Forming Habits Myth #4: Rewards Alone will Help You Stick to a Habit

Forming Habits Myth #4: Rewards Alone will Help You Stick to a Habit

Posted by on Jul 6, 2015

I don’t think I focus on rewards enough.  Or I reward myself too early.  I tried M&M’s once.  My rule was to take one with a particular action as I sat at my desk.  Well, let’s just say that didn’t work… 
Here’s the scoop from Thorin Klosowski’s blog on this topic.  
If you look at just about any advice for forming a habit (or breaking one), you’ll see suggestions that you should reward yourself as you go so you stick to it. This is a great idea, but it’s not the whole story.
In his book, The Power of Habit, Charles Duhigg sums up the problem with relying just on rewards:
Countless studies have shown that a cue and a reward, on their own, aren’t enough for a new habit to last. Only when your brain starts expecting the reward—craving the endorphins or sense of accomplishment-—will it become automatic to lace up your jogging shoes each morning. The cue, in addition to triggering a routine, must also trigger a craving for the reward to come.
Duhigg’s saying that you can’t rely on rewards to get that habit to stick. It’s a whole system, which he calls the habit loop. It looks like this:
Four Common Myths About Habits, Debunked
So, if you want to get rid of a bad habit, you need to identify the cue and come up with an alternative reward. For example, let’s say you want to stop eating a cookie everyday at lunch. First, you need to identify the cue. Is it hunger? Boredom? Low blood sugar? Take some time to think about what launches that initial craving.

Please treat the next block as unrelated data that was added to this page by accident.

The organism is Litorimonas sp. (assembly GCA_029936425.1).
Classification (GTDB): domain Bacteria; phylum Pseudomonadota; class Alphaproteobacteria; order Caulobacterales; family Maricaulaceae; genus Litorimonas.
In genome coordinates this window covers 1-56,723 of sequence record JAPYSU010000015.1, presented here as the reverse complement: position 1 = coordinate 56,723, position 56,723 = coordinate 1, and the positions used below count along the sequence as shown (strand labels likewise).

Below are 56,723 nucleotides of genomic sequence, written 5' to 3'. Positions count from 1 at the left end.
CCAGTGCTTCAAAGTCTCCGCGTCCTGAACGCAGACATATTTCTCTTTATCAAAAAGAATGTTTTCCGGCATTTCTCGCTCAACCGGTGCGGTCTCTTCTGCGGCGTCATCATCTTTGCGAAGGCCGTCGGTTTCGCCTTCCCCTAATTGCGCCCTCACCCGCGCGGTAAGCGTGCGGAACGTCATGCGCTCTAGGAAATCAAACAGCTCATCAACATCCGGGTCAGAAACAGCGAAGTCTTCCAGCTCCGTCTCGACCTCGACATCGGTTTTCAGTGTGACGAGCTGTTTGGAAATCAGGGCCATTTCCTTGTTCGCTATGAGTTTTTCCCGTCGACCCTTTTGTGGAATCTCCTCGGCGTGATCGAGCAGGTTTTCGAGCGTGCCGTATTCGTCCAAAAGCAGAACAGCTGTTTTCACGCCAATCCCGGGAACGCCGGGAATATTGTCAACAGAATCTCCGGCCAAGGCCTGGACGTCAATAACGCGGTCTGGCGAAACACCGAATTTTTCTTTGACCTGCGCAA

To figure out what the craving is, Duhigg suggests you start experimenting with rewards. This can help you figure out how that craving works and replace it with something else. So, when you’re craving that cookie, adjust your reward. Instead of getting a cookie, go outside and take a break. Or buy an apple. Maybe try getting a coffee instead. When you choose to do something that isn’t eating a cookie, you’ll eventually figure out what you’re craving so you can replace the cookie with something useful. For example, maybe that cookie was just a convenient excuse to get up from your desk and wander around for a bit.

Once you isolate that craving and reward, you can even start working out the habitual cues so you can really solidify the habit. Experiments suggest these cues fall into five categories: location, time, emotional state, other people, and immediately preceding action. When you’re trying to figure out what the cue is, make a note of these five things when you’re craving that cookie. Take a few days to collect all this data. Once you do, you’ll probably know exactly what’s triggering that cookie craving. Now, with all that data, you can start replacing that bad habit with something good.
The point is that cues are just as important as reward, so don’t concentrate solely on the reward. Find that cue and find a way to work with it as well. The same goes for forming good habits too. Want to exercise more? Duhigg suggests choosing a cue like going to exercise in the morning, then rewarding yourself with a smoothie afterward. The cue can even be as simple as leaving your running shoes by the door if you’re trying to get into running.
  All four myths are found at Thorin’s blog here.
Do you have a reward that works for you?  Please share, fellow writers and friends!
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